Today, we often think of labour strikes as fairly mundane affairs. But there was a time when labour actions were much more intense. Like in 1941, when animators supporting the strike at Disney’s studio in Burbank, California brought a guillotine to show just how upset they were with Disney management over low wages at the studio.
By early 1941, many of the major animation studios, like Warner Bros. and Fleisher Studios, had unionised. But when the Screen Cartoonists Guild (SCG) tried to do the same at Disney, the studio’s management pushed back hard. Walt Disney threatened workers who were trying to organise with the SCG and by May of 1941, Disney fired two dozen people who had joined the union. One of the artists who was fired included Art Babbitt, an animator who worked on characters like the Wicked Queen in Snow White and the Seven Dwarfs.
Babbitt, one of Disney’s highest-paid animators at the time, was the lead organiser pushing for a union to help his fellow workers. Walt Disney had initially tried to stop his workers from organising by creating an “internal union” at the company, led by Babbitt, but the animator called bullshit and wanted the artists to be allowed to organise under the Screen Cartoonists Guild (SCG).
In the wake of the mass firing, artists at Disney had had enough and staged a strike the next day. The signs at the strike were well-illustrated, as you can imagine. But if you’ve ever seen a documentary that mentions the Disney strike in 1941, it probably doesn’t include the most radical aspects.
Animation studios that were already unionised came to show support for the Disney strike. And the merry pranksters at Warner Bros. even came to parade around a dummy made up to look like Disney’s attorney, Gunther Lessing, sitting inside a guillotine. The Warner Bros. revolutionaries, led by legendary animator Chuck Jones wearing a black mask, also had a sign that read, “Happy Birthday to Gunther and Walt.”
The guillotine wasn’t just a static symbol, either, as you can see from this GIF. The “blade” moved.
By mid-summer, Walt Disney was feeling some public pressure from people who favoured the striking workers, but the studio head took out magazine ads blaming the strike on “Communistic agitation.”
Things got so heated that Walt Disney took a run at some of the animators, apparently upset that he had to drive through the picket lines every day. Disney even took off his jacket to fight Babbitt, who was mocking him through a megaphone, before people could pull them apart.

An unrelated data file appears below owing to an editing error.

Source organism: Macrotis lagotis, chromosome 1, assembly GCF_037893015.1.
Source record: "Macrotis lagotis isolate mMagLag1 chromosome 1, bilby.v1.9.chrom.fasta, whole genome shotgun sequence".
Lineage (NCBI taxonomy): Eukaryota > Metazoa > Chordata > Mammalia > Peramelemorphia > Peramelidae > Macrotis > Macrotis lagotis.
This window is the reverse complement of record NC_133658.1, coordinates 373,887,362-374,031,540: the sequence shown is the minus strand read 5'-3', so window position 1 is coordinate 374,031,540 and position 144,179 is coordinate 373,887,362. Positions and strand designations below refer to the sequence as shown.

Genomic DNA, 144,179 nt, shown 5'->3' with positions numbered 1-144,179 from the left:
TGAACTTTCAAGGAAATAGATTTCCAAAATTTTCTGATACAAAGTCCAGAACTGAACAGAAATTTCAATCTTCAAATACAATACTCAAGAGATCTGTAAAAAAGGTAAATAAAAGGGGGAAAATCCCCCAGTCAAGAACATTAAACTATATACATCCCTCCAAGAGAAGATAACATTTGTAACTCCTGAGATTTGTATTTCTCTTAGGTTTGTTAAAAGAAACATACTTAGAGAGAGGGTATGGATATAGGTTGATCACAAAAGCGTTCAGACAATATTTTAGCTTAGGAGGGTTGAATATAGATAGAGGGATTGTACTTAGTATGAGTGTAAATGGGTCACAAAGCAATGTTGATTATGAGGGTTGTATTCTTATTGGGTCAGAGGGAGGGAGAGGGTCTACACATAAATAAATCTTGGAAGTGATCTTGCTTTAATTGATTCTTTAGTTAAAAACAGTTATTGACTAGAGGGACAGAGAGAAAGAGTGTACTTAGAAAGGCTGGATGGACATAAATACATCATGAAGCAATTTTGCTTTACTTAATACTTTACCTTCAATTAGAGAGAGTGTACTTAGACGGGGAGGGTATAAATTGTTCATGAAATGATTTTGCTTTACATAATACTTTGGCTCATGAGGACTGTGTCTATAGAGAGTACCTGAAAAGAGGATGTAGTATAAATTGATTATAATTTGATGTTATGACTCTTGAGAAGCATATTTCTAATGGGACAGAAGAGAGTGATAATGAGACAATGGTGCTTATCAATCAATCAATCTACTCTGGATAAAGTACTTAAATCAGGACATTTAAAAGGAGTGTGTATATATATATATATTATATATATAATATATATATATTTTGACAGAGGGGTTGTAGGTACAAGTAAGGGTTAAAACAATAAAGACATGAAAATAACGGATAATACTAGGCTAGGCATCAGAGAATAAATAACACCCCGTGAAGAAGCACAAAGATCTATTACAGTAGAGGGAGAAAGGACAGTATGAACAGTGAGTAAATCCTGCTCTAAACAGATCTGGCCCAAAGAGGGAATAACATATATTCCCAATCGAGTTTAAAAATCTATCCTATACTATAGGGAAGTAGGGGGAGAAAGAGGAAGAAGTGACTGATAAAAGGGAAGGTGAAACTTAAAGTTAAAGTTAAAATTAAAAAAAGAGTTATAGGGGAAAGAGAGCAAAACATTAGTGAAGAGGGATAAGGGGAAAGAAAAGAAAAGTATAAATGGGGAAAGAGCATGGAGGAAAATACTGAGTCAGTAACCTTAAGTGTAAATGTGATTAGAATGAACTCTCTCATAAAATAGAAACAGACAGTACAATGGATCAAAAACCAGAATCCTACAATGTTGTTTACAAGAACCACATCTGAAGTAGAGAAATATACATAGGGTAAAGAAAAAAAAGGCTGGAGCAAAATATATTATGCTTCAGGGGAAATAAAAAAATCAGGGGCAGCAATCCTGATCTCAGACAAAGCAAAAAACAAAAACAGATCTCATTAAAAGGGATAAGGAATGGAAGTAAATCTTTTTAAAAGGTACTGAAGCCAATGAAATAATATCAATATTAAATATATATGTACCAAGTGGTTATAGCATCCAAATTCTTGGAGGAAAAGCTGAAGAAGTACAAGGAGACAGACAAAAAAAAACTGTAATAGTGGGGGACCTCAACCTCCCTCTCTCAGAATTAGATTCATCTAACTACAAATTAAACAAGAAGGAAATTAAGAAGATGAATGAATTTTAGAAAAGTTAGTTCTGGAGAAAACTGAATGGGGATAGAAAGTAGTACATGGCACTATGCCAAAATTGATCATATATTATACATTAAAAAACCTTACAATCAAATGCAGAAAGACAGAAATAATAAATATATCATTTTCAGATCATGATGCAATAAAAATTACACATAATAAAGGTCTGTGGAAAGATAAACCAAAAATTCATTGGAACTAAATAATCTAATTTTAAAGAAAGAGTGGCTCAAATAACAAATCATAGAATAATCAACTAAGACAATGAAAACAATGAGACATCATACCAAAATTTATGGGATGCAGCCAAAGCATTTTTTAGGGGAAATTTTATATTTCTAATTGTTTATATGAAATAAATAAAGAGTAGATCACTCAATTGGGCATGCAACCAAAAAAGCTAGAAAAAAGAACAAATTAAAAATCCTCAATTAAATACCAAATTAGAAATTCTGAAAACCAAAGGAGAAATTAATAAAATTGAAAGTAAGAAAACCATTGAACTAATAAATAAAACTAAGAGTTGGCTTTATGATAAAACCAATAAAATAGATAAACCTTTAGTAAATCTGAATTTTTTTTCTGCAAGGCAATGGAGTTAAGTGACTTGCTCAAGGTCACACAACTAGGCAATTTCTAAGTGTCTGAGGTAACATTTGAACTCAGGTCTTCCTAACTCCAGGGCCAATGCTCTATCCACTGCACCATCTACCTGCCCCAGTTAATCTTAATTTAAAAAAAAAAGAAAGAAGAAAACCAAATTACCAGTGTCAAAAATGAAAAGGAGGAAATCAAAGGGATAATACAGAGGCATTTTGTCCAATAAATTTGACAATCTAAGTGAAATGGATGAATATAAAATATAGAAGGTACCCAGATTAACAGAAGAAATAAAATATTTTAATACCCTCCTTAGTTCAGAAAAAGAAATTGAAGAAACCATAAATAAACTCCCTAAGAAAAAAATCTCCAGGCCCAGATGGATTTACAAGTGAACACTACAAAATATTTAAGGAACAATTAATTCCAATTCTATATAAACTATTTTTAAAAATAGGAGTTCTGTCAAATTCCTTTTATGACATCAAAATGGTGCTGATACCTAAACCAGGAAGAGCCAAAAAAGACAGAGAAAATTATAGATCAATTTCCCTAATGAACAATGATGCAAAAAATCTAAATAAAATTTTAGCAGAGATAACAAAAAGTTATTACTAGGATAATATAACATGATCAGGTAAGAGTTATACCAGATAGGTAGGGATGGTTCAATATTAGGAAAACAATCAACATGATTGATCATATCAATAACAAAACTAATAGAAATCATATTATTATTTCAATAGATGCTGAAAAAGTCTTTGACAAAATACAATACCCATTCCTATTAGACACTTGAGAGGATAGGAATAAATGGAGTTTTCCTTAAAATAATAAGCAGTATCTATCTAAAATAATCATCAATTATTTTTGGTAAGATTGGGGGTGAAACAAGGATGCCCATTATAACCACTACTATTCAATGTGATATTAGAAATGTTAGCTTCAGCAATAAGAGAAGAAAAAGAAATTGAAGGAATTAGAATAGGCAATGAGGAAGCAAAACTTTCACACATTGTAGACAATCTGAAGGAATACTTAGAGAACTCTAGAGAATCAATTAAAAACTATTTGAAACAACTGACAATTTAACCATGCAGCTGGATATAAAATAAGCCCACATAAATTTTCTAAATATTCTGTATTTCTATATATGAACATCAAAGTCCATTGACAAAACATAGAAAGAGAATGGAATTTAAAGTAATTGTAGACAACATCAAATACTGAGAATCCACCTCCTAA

From the book Drawing the Line: The Untold Story of the Animation Unions from Bosko to Bart Simpson by Tom Sito:
Art jumped up on a flatbed truck, grabbed a bullhorn and shouted, “There he is, the Great Man! He wants brotherhood for all except himself! Shame on you, Walt Disney!” Disney leapt out of his car and stripped off his jacket. A fistfight would have ensued had not cooler heads separated them.
Dave Hilberman recalled Walt Disney once gunning the Packard’s engine and braking just short of [Art Babbitt], showing how much Walt would like to hit him. One night when a rumour circulated that paid goons were going to beat up the strikers, [Herb] Sorrell sent a gang of Lockheed aircraft mechanics, monkey wrenches in hand, to guard the strikers’ tents. The rumour of violence luckily turned out to be just that, a rumour.
Other labour organisations showed solidarity to the striking workers and made it hard for Disney to do business. Technicolor refused to process Disney’s footage, printers refused to print the Mickey Mouse comic strip, and the American Federation of Labour (now part of the AFL-CIO) called for a boycott of all Disney products.
The U.S. federal government sent a judge to mediate the dispute, but Walt Disney wasn’t having it. He was an angry man and wasn’t about to let his workers win anything. It was only after Disney left for South America to conduct research for films that would hopefully coax those countries not to side with the Axis powers in World War II, that anything got done. The strike was settled on July 28, 1941 and the workers got a raise, with many animators seeing their pay double. But Disney sabotaged the most high profile union agitators until they quit over the next few years.
Why is the guillotine not very well remembered from the 1941 Disney strike? That’s tough to say, but probably because people of the 21st century tend to be uncomfortable with radical labour actions, even if they’re just symbolic.
Unions are good, and so is striking when things get bad. Withholding your labour is one of the few actions you can take to get your boss to take notice. And while you don’t need to bring a guillotine, it can certainly help get the point across. The very public nature of the Disney strike is precisely what got it resolved after five weeks—guillotines and all. Art Babbitt was rehired as a condition of the strike ending and Disney has been a union shop ever since.